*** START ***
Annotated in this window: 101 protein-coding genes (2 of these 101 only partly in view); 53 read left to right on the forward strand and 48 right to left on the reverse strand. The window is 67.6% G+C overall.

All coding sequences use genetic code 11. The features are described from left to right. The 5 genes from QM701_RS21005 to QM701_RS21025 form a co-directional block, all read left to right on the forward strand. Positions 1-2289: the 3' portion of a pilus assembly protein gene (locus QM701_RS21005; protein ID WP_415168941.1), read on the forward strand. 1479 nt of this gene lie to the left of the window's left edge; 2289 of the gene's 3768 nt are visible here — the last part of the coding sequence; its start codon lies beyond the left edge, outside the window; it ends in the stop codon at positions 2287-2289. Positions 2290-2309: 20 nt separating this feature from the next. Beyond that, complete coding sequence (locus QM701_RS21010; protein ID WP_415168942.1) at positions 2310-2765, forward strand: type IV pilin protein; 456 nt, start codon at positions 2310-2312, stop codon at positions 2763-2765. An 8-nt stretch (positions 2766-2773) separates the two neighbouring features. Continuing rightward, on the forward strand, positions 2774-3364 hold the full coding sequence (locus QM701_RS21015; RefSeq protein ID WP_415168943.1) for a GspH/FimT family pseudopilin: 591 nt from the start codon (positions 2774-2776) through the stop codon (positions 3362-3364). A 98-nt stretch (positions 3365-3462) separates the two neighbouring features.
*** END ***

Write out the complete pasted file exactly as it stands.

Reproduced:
Annotated in this window: 101 protein-coding genes (2 of these 101 only partly in view); 53 read left to right on the forward strand and 48 right to left on the reverse strand. The window is 67.6% G+C overall.

All coding sequences use genetic code 11. The features are described from left to right. The 5 genes from QM701_RS21005 to QM701_RS21025 form a co-directional block, all read left to right on the forward strand. Positions 1-2289: the 3' portion of a pilus assembly protein gene (locus QM701_RS21005; protein ID WP_415168941.1), read on the forward strand. 1479 nt of this gene lie to the left of the window's left edge; 2289 of the gene's 3768 nt are visible here — the last part of the coding sequence; its start codon lies beyond the left edge, outside the window; it ends in the stop codon at positions 2287-2289. Positions 2290-2309: 20 nt separating this feature from the next. Beyond that, complete coding sequence (locus QM701_RS21010; protein ID WP_415168942.1) at positions 2310-2765, forward strand: type IV pilin protein; 456 nt, start codon at positions 2310-2312, stop codon at positions 2763-2765. An 8-nt stretch (positions 2766-2773) separates the two neighbouring features. Continuing rightward, on the forward strand, positions 2774-3364 hold the full coding sequence (locus QM701_RS21015; RefSeq protein ID WP_415168943.1) for a GspH/FimT family pseudopilin: 591 nt from the start codon (positions 2774-2776) through the stop codon (positions 3362-3364). A 98-nt stretch (positions 3365-3462) separates the two neighbouring features.